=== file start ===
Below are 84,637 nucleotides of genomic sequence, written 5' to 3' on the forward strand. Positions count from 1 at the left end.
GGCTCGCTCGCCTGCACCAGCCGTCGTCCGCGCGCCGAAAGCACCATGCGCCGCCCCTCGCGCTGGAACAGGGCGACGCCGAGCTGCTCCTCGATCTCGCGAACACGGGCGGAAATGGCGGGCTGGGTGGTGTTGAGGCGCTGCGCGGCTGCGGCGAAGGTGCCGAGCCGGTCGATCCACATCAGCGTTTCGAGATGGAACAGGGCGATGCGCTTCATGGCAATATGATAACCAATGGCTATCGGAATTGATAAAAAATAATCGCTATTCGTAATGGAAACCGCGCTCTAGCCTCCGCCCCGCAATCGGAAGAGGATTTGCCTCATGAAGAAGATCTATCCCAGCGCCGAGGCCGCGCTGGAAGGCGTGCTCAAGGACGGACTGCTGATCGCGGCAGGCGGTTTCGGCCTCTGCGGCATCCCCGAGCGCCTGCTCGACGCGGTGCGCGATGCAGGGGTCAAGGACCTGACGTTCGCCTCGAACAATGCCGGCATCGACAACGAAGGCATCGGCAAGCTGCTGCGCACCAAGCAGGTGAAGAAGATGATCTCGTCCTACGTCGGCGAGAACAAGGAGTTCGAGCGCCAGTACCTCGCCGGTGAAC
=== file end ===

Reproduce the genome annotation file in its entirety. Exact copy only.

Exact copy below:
Below are 84,637 nucleotides of genomic sequence, written 5' to 3' on the forward strand. Positions count from 1 at the left end.
GGCTCGCTCGCCTGCACCAGCCGTCGTCCGCGCGCCGAAAGCACCATGCGCCGCCCCTCGCGCTGGAACAGGGCGACGCCGAGCTGCTCCTCGATCTCGCGAACACGGGCGGAAATGGCGGGCTGGGTGGTGTTGAGGCGCTGCGCGGCTGCGGCGAAGGTGCCGAGCCGGTCGATCCACATCAGCGTTTCGAGATGGAACAGGGCGATGCGCTTCATGGCAATATGATAACCAATGGCTATCGGAATTGATAAAAAATAATCGCTATTCGTAATGGAAACCGCGCTCTAGCCTCCGCCCCGCAATCGGAAGAGGATTTGCCTCATGAAGAAGATCTATCCCAGCGCCGAGGCCGCGCTGGAAGGCGTGCTCAAGGACGGACTGCTGATCGCGGCAGGCGGTTTCGGCCTCTGCGGCATCCCCGAGCGCCTGCTCGACGCGGTGCGCGATGCAGGGGTCAAGGACCTGACGTTCGCCTCGAACAATGCCGGCATCGACAACGAAGGCATCGGCAAGCTGCTGCGCACCAAGCAGGTGAAGAAGATGATCTCGTCCTACGTCGGCGAGAACAAGGAGTTCGAGCGCCAGTACCTCGCCGGTGAAC